Alan Halsall: The surprising potential in old prams
James McKeigue Aug 21, 2012
Alan Halsall saw the potential in Silver Cross
Not every budding entrepreneur would jump on a failed old-fashioned pram business. But when Alan Halsall, 58, who held the licence to sell toy versions of the real thing, saw Silver Cross go bust in 2002, he spotted an opportunity.
“It had been a great business but it got into trouble because it didn’t move with the times. Its competitors were making products in the Orient while it still had all its production in Britain.” Halsall bought Silver Cross’s intellectual property, branding and some plant equipment for £500,000. “It was a good price.”
His first move was to update the product range and bring in a designer to work on a new pram. He also wanted new products made in China, where he had built up good manufacturing contacts through his experience in the toy industry. However, Halsall also used the equipment he had bought to set up a small production facility in Yorkshire to make Silver Cross’s “heritage product”, the Balmoral Pram.
While the new products were being readied, Halsall dashed around visiting independent retailers to persuade them to keep faith in Silver Cross. “The business had experienced a volatile couple of years and many retailers were sceptical when they heard that it had been sold.” Yet independent retailers were a key part of Halsall’s strategy because “our customers wouldn’t expect to find our products in a supermarket”.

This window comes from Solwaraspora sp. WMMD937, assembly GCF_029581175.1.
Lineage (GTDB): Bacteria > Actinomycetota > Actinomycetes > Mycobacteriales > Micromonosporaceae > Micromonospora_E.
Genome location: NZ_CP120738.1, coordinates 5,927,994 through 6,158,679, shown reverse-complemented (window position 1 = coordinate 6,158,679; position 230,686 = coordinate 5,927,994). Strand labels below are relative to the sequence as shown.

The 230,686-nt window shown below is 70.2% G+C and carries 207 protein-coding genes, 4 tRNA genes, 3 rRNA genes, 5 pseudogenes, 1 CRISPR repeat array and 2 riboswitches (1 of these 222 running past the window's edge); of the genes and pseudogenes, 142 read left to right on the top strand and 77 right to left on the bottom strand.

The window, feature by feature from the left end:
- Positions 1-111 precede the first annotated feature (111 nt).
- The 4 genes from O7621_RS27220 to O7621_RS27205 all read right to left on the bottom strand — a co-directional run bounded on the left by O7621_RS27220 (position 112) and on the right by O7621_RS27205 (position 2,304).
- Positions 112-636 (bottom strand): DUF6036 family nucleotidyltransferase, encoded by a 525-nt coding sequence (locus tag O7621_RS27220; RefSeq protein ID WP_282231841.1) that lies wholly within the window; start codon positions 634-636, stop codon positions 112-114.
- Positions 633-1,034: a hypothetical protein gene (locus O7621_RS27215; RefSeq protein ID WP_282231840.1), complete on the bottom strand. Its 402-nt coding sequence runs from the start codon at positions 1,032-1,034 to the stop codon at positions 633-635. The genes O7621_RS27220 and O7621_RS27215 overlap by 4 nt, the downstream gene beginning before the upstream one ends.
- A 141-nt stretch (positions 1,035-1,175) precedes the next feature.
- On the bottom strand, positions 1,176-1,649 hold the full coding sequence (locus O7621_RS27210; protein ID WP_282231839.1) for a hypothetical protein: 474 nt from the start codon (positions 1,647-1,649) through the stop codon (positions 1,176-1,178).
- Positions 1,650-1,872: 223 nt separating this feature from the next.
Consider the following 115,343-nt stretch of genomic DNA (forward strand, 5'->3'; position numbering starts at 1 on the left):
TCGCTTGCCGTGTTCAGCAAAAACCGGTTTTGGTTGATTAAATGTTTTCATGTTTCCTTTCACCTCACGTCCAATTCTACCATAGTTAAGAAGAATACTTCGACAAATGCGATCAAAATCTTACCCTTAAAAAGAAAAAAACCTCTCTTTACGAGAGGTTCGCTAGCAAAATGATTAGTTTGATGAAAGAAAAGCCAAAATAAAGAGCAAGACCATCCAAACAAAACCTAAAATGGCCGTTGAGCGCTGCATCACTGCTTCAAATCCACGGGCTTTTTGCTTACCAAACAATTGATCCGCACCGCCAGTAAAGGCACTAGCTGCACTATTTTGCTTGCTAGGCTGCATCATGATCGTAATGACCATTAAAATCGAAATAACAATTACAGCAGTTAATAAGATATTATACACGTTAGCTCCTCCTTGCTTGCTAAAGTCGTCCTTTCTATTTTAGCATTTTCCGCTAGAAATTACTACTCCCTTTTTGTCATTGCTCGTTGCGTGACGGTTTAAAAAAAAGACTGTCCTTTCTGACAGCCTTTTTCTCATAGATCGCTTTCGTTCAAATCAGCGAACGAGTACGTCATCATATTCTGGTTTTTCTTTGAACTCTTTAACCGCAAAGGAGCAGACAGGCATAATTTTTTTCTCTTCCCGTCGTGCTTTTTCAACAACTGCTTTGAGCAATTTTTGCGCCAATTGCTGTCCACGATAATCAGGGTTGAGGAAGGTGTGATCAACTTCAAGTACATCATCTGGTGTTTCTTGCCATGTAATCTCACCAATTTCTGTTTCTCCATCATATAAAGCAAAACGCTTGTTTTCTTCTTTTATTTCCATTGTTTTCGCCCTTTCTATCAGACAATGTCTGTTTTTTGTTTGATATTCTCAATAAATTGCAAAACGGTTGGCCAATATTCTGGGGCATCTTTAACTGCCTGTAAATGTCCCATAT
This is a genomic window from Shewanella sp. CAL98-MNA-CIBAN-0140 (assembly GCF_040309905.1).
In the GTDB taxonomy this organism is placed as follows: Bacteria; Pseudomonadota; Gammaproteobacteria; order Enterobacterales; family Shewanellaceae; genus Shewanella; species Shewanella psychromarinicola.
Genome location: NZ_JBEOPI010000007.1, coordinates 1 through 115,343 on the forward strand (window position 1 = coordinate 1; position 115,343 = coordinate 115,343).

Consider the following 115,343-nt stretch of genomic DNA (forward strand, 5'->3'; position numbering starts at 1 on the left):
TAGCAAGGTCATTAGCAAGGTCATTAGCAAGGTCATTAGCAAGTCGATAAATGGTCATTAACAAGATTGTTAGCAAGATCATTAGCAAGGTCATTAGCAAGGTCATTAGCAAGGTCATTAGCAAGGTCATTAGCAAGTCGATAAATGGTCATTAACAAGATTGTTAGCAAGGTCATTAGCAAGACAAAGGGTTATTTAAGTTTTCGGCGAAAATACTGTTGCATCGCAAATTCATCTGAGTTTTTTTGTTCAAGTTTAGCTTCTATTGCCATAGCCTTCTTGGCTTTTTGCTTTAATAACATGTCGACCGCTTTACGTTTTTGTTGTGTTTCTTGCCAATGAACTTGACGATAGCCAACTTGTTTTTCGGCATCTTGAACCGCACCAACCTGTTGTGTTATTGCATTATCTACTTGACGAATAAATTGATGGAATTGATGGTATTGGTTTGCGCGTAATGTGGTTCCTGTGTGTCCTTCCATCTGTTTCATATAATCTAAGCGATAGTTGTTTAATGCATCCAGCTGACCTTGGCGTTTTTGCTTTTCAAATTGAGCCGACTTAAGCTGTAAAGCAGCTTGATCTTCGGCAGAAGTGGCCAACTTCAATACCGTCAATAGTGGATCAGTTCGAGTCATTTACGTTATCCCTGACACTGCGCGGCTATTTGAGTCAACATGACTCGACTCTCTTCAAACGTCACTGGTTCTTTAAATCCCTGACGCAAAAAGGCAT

By 2003, Silver Cross’s first new product, the Sleepover, hit the shops. “In the early years we didn’t have the money for big advertising campaigns so we used word-of-mouth PR as it was more cost-effective.” Sales received a boost when celebrities, such as Liverpudlian actress Jennifer Ellison, were spotted using it. With sales rising, Halsall felt confident enough to launch an advertising campaign in British baby magazines.
He also established a quality control office in China. “By 2006 we were producing so much that it made sense to have a full-time Chinese office.”
As business picked up Halsall felt ready to risk a break into other markets. “Silver Cross was trusted by parents to make prams, so I thought they’d trust us to provide other parts of the nursery.” The first new product range in 2008 was child car seats. The range was a success and was followed by a selection of gifts and nursery furniture. The diversification has paid off: non-wheeled products now account for 20% of overall sales.
Part of Halsall’s ability to grow sales was down to remaining selective about retailers. “It is important to build up a brand carefully. Some shops are a good fit for our products, some aren’t.” Once Harrods and John Lewis agreed to stock his products, he knew he was on a roll.
In the last two years, Halsall has looked to build Silver Cross’s international business. In 2010 he opened a sales office in Hong Kong. “Our team there manage relationships with our distributors in various countries throughout the region.” Last year, sales hit £15m, but Halsall still has “some new deals in the pipeline”, which should add a lot of growth. “I can’t reveal what they are at the moment, but Silver Cross is definitely not sitting still.”
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